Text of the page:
A California company has developed an online dashboard that tracks whether we are staying home during the pandemic. The analytics show Texans are doing their part.
“I think shelter-in-place is working,” said SafeGraph Vice President of Marketing Evan Barry. “In time lapse you can see how regions are responding to orders at different points in the outbreak. The map is full of blues. People are staying in place more than average.”
The blues he is referring to are part of the company’s color-coded interactive map. Deeper blues represent counties where people are staying home far more than average, and lighter blues represent places where they are staying home less.
The data is aggregated from over 40 million mobile devices, around 10 percent of all the devices in the country. The data is not coming directly from cellphone carriers. Instead the tracking data is from third-party apps such as fitness apps that show movement. The data is further aggregated to ensure that it cannot be tracked back to individuals. “Home” is defined in the data as the “most common nighttime location in recent months identified to a precision of about 100 square meters,” and distance traveled from it is not factored in. Where you go next door or across town makes no difference.
The Stay at Home Index is calculated as an integer over or under the average times an individual leaves home. As SafeGraph puts it, “If the baseline rate of people staying home for a county is 20 percent, and we estimate 30 percent of the population is staying home on March 27th, then the index value for March 27th would be 30 percent minus 20 percent, to equal 10 percent.” In layman’s terms, the higher the number, the more people are adhering to shelter-in-place orders.
And Texas is doing pretty well! Four counties in Texas rank in the top fifty adherents to social distancing: Colin, Fort Bend, Denton, and Rockwall. The four biggest cities in Texas all have averages over 19 percent. The lowest score in the state is Winkler County, with 5.61 percent.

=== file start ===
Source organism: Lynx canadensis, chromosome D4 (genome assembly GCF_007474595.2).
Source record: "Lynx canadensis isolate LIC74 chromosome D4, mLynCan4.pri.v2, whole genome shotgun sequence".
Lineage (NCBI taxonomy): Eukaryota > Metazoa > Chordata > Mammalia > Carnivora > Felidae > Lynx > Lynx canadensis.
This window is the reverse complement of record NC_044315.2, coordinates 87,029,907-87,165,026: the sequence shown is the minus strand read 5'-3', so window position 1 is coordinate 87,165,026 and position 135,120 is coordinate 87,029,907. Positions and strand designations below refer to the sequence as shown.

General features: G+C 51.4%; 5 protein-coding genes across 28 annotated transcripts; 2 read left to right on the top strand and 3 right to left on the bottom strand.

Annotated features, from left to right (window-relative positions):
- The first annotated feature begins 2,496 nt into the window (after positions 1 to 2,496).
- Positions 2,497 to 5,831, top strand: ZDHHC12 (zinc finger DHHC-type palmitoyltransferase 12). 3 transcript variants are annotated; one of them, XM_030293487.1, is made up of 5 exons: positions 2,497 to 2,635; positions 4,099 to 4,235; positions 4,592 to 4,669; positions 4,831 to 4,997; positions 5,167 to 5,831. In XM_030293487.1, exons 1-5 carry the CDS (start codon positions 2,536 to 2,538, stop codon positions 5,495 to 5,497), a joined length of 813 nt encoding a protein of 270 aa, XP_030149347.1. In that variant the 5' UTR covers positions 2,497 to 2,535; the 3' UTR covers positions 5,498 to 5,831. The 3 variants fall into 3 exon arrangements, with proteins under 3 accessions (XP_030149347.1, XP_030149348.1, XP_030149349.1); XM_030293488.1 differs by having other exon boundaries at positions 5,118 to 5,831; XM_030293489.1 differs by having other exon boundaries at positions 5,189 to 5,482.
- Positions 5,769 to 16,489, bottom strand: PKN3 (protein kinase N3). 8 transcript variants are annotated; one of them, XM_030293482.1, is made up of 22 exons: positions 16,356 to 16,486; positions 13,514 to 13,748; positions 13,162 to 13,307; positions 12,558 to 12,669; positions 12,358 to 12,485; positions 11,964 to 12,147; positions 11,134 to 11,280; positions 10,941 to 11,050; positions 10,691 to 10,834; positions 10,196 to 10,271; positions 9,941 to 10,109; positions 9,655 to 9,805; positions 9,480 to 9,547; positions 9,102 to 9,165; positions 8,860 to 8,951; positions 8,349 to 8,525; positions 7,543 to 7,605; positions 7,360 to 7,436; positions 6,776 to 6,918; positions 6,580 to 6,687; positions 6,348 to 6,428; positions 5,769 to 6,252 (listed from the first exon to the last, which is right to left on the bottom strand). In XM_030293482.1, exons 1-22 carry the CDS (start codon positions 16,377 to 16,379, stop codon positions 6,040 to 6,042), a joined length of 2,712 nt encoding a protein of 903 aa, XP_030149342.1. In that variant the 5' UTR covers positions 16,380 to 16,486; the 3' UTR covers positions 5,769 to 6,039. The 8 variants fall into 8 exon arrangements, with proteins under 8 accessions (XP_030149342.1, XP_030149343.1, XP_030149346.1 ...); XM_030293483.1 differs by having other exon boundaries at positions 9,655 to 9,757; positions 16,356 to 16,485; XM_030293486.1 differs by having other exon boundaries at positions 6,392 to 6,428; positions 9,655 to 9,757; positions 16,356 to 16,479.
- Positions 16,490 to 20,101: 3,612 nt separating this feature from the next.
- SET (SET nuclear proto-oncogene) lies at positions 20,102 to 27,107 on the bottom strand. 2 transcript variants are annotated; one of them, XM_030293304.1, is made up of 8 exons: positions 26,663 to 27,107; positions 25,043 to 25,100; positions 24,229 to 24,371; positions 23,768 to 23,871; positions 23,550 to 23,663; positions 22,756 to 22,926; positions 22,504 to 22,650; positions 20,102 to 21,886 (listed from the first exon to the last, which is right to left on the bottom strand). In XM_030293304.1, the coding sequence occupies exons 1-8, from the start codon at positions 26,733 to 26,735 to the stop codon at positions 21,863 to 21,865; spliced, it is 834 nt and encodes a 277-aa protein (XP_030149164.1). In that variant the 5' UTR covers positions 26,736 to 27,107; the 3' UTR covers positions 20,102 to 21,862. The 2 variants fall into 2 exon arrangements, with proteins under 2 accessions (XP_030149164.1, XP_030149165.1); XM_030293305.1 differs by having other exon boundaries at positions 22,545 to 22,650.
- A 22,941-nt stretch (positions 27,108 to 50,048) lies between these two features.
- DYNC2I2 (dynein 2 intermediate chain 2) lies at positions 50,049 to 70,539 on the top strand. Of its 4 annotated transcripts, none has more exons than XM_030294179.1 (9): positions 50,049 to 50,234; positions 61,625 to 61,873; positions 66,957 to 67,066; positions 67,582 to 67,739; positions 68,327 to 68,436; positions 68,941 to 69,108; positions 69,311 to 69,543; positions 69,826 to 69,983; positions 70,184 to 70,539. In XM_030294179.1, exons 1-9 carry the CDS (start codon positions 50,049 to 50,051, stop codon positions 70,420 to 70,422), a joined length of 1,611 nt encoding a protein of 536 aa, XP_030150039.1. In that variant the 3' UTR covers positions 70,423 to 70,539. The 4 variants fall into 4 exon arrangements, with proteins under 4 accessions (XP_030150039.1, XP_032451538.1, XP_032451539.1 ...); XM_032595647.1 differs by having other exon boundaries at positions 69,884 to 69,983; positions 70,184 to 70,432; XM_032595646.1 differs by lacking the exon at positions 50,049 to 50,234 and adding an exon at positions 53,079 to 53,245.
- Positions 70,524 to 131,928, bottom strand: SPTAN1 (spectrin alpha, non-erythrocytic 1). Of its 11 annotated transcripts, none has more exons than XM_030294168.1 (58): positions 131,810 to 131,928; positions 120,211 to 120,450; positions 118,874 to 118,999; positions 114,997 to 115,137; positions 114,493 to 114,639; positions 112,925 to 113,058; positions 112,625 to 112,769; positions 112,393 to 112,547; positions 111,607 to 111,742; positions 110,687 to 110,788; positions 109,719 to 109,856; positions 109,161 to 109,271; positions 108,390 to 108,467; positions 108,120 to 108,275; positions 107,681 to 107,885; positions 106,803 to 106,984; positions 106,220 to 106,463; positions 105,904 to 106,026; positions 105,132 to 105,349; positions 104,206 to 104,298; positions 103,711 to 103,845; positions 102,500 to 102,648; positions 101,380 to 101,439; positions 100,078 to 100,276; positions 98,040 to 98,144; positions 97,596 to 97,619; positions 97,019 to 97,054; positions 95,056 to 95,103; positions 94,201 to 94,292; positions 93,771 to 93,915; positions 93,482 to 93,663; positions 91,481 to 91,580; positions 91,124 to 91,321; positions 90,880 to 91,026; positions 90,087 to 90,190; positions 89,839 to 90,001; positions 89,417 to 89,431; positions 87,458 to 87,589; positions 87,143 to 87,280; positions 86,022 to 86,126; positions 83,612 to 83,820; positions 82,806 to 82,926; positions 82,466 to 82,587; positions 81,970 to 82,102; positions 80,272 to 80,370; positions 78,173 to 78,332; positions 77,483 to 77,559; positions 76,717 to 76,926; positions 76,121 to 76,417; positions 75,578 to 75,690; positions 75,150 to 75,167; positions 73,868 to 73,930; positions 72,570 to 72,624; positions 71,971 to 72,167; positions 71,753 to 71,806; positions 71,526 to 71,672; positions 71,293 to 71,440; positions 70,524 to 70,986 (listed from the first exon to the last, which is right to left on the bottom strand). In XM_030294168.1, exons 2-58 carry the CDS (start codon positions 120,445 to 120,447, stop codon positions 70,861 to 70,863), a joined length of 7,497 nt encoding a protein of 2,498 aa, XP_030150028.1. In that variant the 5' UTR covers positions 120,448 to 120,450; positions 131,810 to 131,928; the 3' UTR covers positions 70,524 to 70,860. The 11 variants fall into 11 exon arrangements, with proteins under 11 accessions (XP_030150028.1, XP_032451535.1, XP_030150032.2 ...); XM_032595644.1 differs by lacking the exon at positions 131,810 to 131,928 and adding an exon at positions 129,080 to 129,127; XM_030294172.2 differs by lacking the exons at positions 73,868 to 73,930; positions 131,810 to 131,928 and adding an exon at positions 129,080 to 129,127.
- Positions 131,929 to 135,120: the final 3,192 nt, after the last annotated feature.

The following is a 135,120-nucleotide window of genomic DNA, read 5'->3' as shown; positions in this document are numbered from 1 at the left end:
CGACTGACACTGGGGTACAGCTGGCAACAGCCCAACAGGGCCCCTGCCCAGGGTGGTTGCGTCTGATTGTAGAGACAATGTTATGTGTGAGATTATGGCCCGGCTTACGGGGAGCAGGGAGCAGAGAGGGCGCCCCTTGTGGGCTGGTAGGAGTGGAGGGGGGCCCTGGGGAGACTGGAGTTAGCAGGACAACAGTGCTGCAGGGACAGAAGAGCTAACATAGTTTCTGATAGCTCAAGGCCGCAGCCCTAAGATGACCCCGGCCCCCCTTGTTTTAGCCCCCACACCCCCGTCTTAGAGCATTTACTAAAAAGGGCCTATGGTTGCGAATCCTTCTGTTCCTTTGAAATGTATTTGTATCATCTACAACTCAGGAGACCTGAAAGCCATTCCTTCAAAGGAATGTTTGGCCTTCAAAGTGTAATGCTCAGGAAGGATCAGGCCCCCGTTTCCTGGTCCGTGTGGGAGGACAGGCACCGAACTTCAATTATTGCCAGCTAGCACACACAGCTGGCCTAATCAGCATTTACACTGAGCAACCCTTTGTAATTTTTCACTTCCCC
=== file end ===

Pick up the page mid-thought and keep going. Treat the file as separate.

That said, Texas is far behind many other states, particularly New York and New Jersey, which dominate the top 10 places doing the most social distancing. This tracks with some of the academic research that has been done using the SafeGraph data.
One study done by Marcus O. Painter of St. Louis University and Tian Qiu of the University of Kentucky showed that partisan politics tends to play a dramatic role in how much people are social distancing. They found that “Residents in Republican counties are less likely to completely stay at home after a state order has been implemented relative to those in Democratic counties.” This can be seen in the interactive map as the deepest blues tend to be clustered around the liberal strongholds in the state like Houston and Austin. Painter and Qiu theorize that Republican President Donald Trump’s initial reticence to take the virus seriously may have been a factor. By contrast, Democrats in states with Republican governors who have issued shelter-in-place orders also observe social distancing less, though not to quite as high a degree.
“Republicans and misaligned Democrats are less likely to adhere to these orders, suggesting that bipartisan support for social distancing measures is a key factor in how quickly we can mitigate the spread of the novel coronavirus,” the study says.
What is inarguable is that social distancing is working as a method to slow the spread of COVID-19. Data from the Kinder Institute at Rice University highlights the beneficial effect a united and effective message is having. By their estimates, robust social distancing between March 24 and April 6 has saved the lives of 4,533 Houstonians and prevented the hospitalization of an additional 48,812. Projections through the end of April anticipate saving over 18,000 lives just in the Bayou City alone. If the intervention had not occurred, the model estimates over 2 million could have been infected in the Greater Houston area and the death toll could have reached 24,000.
Though Texas has not been the swiftest in responding to the virus – Gov. Greg Abbott didn’t issue a stay-at-home order until March 31, preferring to leave the decision to local jurisdictions – the state has generally embraced the social distancing protocols, particularly in cities.